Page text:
I remember one site I worked on where I was able to externalize over 1100 lines of Javascript and replace it with 4 external files. That resulted in much smaller file sizes which actually also loaded faster.

So what are the disadvantages of java?

As with all great ideas, this one has a catch.

As you know, search engine crawlers will not execute the JavaScript. That’s why we went to all this trouble. But if a visitor doesn’t execute JavaScript then of course they won’t see what is “hidden” in the script. Therefore if you have an essential navigation element inside that JavaScript then it is likely that the visitor that doesn’t execute JavaScript won’t be able to navigate your site.

However, most browsers today do support JavaScript. In fact, while it is something that can be turned off there are too many other sites which also use scripts, however simple, to help render the page. Virtually every major web portal uses some JavaScript. Therefore I don’t think you have too much to worry about.

However, if you are one of those people who must have your site as compatible as possible with as many browsers as possible, then I would recommend not using the above tactics.

On the other hand, if you are concerned more with supporting 99.9% of your sites visitors and are willing to sacrifice that 0.1% of visitors who may not support JavaScript in exchange for improved search engine rankings then perhaps this is one tactic you can employ.

Now before you go thinking that this is a magic bullet that will shoot you to the top of the rankings, think again.

This is only one of many in an arsenal of tactics available to help your site improve its rankings. There are many other things which are more valuable to you in terms of rankings (such as effective content and good link building). But, if you are looking to squeeze every bit of performance out of your site as possible, and looking for absolutely everything which could have a positive impact on your rankings, then you should consider externalizing any non-essential code such as JavaScript.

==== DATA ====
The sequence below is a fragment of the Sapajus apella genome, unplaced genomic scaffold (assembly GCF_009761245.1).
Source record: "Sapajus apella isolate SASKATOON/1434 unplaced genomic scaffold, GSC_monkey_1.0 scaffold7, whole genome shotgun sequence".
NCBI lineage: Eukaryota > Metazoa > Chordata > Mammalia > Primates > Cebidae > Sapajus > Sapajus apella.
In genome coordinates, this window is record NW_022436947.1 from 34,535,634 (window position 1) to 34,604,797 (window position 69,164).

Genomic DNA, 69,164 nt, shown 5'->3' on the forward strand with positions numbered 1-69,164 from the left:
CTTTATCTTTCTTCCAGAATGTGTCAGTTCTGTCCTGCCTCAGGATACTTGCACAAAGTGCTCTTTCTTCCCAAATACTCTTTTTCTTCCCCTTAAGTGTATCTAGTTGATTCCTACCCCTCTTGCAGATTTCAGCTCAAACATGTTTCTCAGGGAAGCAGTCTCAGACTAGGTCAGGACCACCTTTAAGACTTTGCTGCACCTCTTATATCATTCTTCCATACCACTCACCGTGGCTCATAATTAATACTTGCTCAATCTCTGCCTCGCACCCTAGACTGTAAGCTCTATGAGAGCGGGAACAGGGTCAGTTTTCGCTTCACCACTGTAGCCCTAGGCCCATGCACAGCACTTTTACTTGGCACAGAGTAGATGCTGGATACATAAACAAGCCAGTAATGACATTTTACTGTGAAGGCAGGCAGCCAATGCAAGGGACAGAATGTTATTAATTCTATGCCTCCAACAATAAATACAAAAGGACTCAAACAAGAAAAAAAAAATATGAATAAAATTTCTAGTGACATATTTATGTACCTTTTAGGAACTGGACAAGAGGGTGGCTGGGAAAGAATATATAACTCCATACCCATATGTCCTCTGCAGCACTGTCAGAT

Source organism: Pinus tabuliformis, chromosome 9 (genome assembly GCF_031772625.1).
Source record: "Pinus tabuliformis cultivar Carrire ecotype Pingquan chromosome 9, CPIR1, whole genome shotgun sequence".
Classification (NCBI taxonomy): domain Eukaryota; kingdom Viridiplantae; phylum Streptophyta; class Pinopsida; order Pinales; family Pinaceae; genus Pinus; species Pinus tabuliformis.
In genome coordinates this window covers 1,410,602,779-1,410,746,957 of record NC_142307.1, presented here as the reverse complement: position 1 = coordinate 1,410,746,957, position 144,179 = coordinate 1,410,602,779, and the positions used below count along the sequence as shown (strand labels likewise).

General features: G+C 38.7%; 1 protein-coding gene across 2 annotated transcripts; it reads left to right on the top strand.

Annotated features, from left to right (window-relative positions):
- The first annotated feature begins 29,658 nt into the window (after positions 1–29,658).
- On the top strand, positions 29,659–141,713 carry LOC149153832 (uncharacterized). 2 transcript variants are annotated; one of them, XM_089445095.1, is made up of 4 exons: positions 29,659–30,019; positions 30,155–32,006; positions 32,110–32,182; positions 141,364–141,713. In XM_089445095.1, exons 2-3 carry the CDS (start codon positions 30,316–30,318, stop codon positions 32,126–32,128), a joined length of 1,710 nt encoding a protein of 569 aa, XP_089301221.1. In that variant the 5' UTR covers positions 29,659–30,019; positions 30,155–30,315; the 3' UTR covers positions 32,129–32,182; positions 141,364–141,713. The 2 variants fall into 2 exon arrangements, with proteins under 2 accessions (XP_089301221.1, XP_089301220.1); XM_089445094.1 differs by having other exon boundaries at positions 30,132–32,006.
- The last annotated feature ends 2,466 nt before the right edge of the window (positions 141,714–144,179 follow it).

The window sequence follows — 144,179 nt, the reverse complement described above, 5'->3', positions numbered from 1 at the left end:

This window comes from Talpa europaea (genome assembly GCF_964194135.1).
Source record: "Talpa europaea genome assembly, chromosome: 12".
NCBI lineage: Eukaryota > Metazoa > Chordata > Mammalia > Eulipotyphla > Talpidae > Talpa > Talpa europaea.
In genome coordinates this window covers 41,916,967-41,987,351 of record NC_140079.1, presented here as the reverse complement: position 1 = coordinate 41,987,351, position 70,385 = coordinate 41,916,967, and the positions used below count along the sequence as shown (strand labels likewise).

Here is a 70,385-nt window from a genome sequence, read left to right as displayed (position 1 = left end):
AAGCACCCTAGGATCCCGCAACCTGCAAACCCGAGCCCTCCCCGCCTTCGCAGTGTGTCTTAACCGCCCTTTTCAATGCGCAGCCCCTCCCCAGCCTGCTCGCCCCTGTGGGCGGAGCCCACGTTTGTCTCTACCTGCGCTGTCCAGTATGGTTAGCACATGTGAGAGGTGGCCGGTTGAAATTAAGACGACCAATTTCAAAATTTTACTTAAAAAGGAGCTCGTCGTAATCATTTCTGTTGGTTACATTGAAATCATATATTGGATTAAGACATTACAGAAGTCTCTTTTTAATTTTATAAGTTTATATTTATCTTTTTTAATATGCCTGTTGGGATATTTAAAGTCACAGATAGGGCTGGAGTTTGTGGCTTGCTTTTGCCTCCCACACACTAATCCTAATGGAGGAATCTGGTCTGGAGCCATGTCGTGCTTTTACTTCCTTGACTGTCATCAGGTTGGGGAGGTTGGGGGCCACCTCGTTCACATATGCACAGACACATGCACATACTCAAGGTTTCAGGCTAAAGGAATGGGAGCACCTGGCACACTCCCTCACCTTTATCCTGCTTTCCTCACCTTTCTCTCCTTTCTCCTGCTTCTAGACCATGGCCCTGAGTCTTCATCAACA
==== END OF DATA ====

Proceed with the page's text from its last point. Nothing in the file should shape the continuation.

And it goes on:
AJAX, for those who haven't heard the term, is a new age way of bringing software-like usability to the web. It uses existing technologies but usefully pulls them together to create powerful online applications. The most famous examples of AJAX, or Web2.0 is Google's Suggest feature and Google's Maps tool.

In a nutshell, it's a means of using asynchronous JavaScript and XML to query a remote data source and render the content without refreshing or reloading the page.

The danger of this, from a search engine optimisation point of view is that we are doing away with unique URL's and we have few options to manipulate TITLE tags and page headers, the main requirement for an effective SEO campaign.

As much as SEO is dismissed as secondary to design, a website is a tool for business and should fundamentally reach its market first and foremost.

How to search engine optimise Ajax

The technique I wish to propose contains two main rules and will fundamentally change the way the AJAX application is constructed.

Rule #1

The initial load of the AJAX application must contain the optimised elements such as TITLE and headers and also must be reachable from a fixed address.

Rule #1 is all about using the following two techniques.

* Server side script
* .htaccess mod_rewrite

Promotion and marketing of AJAX

This is the second important rule that needs to be followed in order for a great listing of the products or resources with an AJAX application.

Rule #2

As with all websites, we need inbound links which are keyphrase descriptive that point to a particular resource, not just the home page.